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Of course misinformation is strongly used against criminal justice reform: Learn more

Posted by Sara Cooper | Sep 19, 2023 | 0 Comments

Back in July, the California Attorney General's Criminal Justice Statistical Reports that lead to a response from Prosecutors Alliance of California about why the urgency of reform is always a threat to those that do not benefit from it.

PAC said it supports “victims of the criminal system” by dismantling “failed policies” of the current criminal justice system, by using science and commitment to the individuals within a community, according to the Davis Vanguard.

These “modern” solutions are presented as “slow-walking common-sense reforms,” said PAC, presenting that small changes can excel into transformative steps for millions in the long run.

PAC acknowledges its mission has garnered criticism from those that disagree with restorative policies and “modern solutions,” but dismisses the criticism as backlash designed to use misinformation to fuel fear, mentioned by Davis Vanguard.  

The organizational group, when focusing on how misinformation can improperly strengthen a specific agenda, trail towards those that are involved in the “red” wave.

PAC mentions that the intentions in using misinformation for pushing certain bills is to have a untouchable authority, not actually promoting justice or ensuring public safety.

Christine DeBerry, founder of Prosecutors Alliance of California, argues that when reforms aim to heal survivors, reduce recidivism, and end the proliferation of firearms that are a threat to public institutions, the reforms manifest into a safer community, despite the reforms seeming small at the time, according to the Davis Vanguard.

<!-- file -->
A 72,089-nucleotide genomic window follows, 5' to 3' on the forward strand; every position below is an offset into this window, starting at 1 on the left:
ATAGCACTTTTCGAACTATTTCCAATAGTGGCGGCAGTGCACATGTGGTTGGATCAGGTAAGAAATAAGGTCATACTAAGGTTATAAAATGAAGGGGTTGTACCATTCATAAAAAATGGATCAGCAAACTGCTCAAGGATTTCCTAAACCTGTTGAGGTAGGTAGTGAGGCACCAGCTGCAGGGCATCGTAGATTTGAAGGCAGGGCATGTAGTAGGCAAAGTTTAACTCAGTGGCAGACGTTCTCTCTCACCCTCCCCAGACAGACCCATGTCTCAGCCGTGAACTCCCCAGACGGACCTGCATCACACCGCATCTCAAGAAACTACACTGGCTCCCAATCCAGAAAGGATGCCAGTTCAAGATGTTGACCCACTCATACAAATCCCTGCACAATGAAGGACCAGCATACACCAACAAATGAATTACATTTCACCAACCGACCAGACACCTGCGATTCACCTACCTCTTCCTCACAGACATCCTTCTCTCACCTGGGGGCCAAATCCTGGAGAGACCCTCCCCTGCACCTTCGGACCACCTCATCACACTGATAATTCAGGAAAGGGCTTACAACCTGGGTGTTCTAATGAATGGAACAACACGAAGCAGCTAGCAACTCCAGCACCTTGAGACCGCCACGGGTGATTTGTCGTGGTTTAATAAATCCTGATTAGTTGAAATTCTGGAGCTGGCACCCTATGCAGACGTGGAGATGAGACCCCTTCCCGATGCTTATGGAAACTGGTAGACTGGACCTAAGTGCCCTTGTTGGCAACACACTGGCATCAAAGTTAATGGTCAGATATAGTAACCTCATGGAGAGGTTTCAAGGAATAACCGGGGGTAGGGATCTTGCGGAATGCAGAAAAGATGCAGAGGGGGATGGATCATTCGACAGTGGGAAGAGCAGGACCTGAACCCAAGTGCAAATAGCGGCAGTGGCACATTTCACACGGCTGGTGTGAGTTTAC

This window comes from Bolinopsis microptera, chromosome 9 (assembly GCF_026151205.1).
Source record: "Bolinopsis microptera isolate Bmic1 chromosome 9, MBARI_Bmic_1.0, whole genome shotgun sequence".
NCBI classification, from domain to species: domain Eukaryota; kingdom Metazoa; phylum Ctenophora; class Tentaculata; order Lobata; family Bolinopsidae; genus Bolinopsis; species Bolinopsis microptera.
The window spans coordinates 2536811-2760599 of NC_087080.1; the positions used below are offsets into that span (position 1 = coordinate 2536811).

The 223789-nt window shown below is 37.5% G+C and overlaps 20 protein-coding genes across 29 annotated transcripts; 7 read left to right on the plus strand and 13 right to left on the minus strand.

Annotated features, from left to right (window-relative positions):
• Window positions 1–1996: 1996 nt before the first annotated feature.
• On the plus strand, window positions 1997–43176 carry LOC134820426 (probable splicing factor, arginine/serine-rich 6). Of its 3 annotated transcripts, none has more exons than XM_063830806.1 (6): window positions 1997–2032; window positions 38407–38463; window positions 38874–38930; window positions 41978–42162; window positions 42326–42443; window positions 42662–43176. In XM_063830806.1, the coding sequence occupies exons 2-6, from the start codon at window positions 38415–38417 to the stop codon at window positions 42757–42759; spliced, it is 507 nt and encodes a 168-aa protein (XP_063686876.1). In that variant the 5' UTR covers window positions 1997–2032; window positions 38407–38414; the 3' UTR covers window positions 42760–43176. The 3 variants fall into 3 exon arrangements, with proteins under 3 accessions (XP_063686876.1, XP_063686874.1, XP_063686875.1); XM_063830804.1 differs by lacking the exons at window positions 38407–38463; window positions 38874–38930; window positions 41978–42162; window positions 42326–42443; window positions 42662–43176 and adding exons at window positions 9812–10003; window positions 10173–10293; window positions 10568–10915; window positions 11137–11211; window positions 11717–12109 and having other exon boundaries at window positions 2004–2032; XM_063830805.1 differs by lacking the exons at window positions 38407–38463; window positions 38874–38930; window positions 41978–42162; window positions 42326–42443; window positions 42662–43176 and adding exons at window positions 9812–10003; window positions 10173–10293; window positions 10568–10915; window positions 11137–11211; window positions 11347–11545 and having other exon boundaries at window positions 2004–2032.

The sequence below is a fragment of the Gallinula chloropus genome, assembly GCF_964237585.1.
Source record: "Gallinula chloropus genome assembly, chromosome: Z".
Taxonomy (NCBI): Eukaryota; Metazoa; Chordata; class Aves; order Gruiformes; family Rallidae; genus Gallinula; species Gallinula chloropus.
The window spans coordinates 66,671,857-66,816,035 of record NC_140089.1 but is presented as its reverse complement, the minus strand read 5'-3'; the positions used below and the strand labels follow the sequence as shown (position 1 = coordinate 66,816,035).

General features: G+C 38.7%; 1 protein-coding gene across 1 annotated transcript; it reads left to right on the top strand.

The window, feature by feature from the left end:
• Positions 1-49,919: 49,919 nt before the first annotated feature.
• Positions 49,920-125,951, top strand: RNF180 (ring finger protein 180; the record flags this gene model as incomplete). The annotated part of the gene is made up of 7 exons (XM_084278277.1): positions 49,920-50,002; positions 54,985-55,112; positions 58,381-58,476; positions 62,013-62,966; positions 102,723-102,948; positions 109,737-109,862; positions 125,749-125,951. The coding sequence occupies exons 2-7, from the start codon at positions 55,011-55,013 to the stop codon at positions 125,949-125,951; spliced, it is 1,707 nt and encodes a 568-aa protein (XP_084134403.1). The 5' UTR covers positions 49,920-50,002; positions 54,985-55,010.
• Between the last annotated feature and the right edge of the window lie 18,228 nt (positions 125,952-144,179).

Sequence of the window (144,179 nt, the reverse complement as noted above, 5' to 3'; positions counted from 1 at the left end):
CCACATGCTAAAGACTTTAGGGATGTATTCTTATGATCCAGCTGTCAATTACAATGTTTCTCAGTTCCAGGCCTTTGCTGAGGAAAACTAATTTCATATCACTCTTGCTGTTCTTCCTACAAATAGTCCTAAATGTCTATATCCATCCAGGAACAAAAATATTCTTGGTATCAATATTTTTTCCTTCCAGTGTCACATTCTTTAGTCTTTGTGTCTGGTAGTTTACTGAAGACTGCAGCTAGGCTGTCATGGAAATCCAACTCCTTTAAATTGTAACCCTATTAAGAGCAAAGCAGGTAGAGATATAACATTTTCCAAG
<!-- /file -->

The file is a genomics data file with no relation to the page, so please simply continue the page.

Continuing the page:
DeBerry claims that the 2022 Criminal Justice Statistical Report debunks the exclamatory anger of reform not being effective or having no purpose in being implemented into legislation.  

DeBerry said the AG reports list 74.9 percent use-of-force incidents resulting in serious bodily injury or death of a civilian followed a vehicle, bike or pedestrian stop. This statistic was popularized and began the writing of Senate Bill 50, also sponsored by PAC, where its reason was to exponentially decrease unnecessary traffic stops on the basis of racial profiling.

Rather than relying on disregarding probable cause to conduct stops via police officers, resources would be instead redistributed in approaching violent crimes in ways that would lessen racial disparities.

DeBerry ends by further endorsing Senate Bill 50 by stating that it “can save lives.”

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